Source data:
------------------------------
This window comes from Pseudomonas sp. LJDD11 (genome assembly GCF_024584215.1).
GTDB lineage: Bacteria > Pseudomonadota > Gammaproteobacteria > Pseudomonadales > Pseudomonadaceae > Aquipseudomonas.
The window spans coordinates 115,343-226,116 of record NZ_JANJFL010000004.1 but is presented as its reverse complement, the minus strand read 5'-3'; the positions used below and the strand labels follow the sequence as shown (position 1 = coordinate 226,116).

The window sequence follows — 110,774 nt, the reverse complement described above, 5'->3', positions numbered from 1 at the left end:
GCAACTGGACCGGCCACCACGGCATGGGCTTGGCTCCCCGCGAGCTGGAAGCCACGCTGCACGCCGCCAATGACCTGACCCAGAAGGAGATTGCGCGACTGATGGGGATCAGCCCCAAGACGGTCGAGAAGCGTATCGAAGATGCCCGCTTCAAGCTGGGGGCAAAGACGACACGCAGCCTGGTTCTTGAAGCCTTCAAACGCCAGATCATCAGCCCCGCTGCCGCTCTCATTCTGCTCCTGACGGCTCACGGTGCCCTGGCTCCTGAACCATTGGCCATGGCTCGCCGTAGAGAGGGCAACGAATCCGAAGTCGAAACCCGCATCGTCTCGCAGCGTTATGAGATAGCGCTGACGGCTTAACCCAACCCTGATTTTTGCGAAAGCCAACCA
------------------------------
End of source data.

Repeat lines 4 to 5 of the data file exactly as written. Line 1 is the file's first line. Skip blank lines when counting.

The window sequence follows — 110,774 nt, the reverse complement described above, 5'->3', positions numbered from 1 at the left end:
GCAACTGGACCGGCCACCACGGCATGGGCTTGGCTCCCCGCGAGCTGGAAGCCACGCTGCACGCCGCCAATGACCTGACCCAGAAGGAGATTGCGCGACTGATGGGGATCAGCCCCAAGACGGTCGAGAAGCGTATCGAAGATGCCCGCTTCAAGCTGGGGGCAAAGACGACACGCAGCCTGGTTCTTGAAGCCTTCAAACGCCAGATCATCAGCCCCGCTGCCGCTCTCATTCTGCTCCTGACGGCTCACGGTGCCCTGGCTCCTGAACCATTGGCCATGGCTCGCCGTAGAGAGGGCAACGAATCCGAAGTCGAAACCCGCATCGTCTCGCAGCGTTATGAGATAGCGCTGACGGCTTAACCCAACCCTGATTTTTGCGAAAGCCAACCA